CPLR § 3126 provides penalties that can be implemented against parties for "refusing to obey an order for disclosure or willfully fail[ing] to disclose information which the court finds ought to have been disclosed..." To impose the drastic remedy of preclusion, the court must determine that the offending party's failure to comply with discovery demands was willful, deliberate, and contumacious (CPLR § 3126 ). The court can infer willfulness from repeated failures to comply with court orders or discovery demands without a reasonable basis (see LaSalle Talman Bank, FSB v Weisblum & Felice, 99 AD3d 543 [1st Dept 2012]). A party seeking to compel disclosure may move to compel compliance or a response (CPLR § 3124). CPLR § 3101(a) provides that "there shall be full disclosure of all matter material and necessary in the prosecution or defense of an action" and this language is "interpreted liberally to require disclosure, upon request, of any facts bearing on the controversy which will assist preparation for trial by sharpening the issues and reducing delay and prolixity" (Osowski v AMEC Constr. Mgt., Inc., 69 AD3d 99, 106 [1st Dept 2009]) quoting Allen v Crowell-Collier Publ. Co., 21 NY2d 403, 406-407 ).
The branch of defendants' motions seeking preclusion pursuant to CPLR § 3126 is denied in its entirety because defendants have failed to show that plaintiffs engaged in pattern of willful and contumacious conduct that rises to the level sufficient to warrant the severe sanctions sought to be imposed (see Fish & Richardson, P.C. v Schindler, 75 AD3d 219, 220 [1st Dept 2010]).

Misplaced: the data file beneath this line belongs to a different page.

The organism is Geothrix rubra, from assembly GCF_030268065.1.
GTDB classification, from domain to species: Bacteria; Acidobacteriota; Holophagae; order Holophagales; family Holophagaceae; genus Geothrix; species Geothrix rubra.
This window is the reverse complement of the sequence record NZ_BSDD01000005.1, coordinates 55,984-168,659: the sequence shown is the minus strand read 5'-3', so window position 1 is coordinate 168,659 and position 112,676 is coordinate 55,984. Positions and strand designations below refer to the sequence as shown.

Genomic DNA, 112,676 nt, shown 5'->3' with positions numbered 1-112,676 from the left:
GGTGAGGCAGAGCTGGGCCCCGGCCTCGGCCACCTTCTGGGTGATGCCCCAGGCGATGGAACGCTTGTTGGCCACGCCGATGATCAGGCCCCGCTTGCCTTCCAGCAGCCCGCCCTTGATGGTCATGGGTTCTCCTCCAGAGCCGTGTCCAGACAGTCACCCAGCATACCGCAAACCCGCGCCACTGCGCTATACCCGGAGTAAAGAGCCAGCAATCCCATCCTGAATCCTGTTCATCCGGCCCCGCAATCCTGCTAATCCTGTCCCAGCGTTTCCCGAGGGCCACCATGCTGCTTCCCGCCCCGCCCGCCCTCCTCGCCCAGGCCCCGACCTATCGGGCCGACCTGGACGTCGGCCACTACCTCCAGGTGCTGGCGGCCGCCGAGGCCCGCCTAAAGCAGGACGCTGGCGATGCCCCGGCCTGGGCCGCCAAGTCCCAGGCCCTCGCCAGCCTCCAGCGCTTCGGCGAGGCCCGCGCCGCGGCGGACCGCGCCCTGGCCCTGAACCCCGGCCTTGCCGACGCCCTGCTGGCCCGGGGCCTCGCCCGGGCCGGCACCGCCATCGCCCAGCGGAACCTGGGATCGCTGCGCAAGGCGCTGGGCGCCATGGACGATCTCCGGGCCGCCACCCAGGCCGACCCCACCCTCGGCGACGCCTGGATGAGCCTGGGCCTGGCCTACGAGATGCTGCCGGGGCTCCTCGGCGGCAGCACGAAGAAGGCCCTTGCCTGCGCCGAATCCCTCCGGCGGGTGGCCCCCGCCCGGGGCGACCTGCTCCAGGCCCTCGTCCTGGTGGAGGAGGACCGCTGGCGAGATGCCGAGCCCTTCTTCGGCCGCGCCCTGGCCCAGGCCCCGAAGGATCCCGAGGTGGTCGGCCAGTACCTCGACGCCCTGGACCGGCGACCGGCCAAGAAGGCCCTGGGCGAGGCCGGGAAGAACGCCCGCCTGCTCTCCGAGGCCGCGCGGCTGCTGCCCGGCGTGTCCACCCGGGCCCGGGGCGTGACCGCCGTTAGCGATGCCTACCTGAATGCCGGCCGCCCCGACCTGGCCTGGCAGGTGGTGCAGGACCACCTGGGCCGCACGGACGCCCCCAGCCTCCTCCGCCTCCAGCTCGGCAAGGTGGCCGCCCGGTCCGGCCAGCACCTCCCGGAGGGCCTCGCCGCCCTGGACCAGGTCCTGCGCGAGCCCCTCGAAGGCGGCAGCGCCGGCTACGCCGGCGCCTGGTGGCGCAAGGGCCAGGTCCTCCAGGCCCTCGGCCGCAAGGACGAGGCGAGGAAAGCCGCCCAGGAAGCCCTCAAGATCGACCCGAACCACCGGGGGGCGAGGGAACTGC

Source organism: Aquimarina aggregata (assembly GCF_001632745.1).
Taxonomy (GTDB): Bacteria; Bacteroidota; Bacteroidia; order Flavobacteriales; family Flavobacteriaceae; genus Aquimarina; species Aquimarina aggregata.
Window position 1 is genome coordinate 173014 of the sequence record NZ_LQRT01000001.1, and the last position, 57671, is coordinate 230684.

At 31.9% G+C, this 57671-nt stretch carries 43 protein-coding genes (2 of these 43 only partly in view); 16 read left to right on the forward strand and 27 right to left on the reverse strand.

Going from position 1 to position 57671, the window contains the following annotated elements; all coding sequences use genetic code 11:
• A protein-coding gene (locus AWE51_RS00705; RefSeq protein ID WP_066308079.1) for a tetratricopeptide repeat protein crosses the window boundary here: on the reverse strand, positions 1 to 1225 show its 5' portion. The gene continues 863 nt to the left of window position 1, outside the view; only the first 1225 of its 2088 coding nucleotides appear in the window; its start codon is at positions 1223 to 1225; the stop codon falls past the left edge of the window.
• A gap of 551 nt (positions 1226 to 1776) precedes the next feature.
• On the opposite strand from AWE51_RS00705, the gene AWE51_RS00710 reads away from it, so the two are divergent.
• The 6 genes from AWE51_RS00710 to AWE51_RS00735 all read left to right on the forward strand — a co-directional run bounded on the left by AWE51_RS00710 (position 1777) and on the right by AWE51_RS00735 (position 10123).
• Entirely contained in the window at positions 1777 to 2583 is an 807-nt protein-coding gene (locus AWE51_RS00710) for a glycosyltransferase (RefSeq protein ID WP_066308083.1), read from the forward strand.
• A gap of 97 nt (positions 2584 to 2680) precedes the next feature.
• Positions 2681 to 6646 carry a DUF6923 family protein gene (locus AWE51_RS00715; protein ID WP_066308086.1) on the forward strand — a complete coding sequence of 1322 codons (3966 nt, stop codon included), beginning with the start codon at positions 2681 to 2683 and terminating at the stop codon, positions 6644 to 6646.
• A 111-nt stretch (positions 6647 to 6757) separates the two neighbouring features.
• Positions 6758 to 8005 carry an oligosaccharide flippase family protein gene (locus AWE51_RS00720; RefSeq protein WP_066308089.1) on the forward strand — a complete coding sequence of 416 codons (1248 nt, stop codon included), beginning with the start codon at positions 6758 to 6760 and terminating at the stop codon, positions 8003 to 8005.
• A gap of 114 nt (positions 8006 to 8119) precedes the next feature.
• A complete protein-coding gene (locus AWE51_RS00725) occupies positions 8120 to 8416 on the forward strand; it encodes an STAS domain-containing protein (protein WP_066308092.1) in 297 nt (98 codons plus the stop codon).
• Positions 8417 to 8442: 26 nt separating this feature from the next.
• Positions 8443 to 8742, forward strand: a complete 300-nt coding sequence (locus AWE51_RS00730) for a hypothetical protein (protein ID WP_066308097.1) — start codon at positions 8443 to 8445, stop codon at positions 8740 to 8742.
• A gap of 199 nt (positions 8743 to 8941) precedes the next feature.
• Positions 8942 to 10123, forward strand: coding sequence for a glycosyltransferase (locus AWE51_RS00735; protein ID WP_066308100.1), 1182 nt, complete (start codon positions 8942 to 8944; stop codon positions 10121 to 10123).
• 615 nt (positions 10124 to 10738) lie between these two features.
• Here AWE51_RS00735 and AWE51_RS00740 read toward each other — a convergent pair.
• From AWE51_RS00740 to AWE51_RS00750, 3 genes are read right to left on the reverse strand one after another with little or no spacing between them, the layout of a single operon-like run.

In addition, the Court denies defendants' motion to compel authorizations to obtain records from the health insurance carriers. Depositions are a method of discovery. While it is clear that non-party depositions have been taken, the record is silent as to whether or not plaintiff Stephanie Torres has been deposed. Certainly, infant plaintiff's mother is capable of answering questions regarding her daughter's medical background including whether or not infant plaintiff was scheduled to have hip surgery prior to October 28, 2014. The Court recognizes the limitations placed upon defendants' investigation in this matter, however, it is reluctant to compel plaintiffs to provide the requested authorizations without further clarification as to the status of plaintiff Stephanie Torres' deposition. Without this information, there can be no meaningful discussion as to whether defendants' request is tantamount to going on fishing expedition. Based on the record before this Court, defendants have not provided sufficient details for this Court to make any determination as to defendants' motion to compel disclosure.
Accordingly, it is
ORDERED that the branch of defendants' motion seeking preclusion pursuant to CPLR § 3126 is denied in its entirety; and it is further
ORDERED that the branch of the motion seeking an order compelling plaintiff to provide authorizations to obtain records from infant plaintiff's health insurance carriers is denied without prejudice.
CARMEN VICTORIA ST. GEORGE, J.S.C.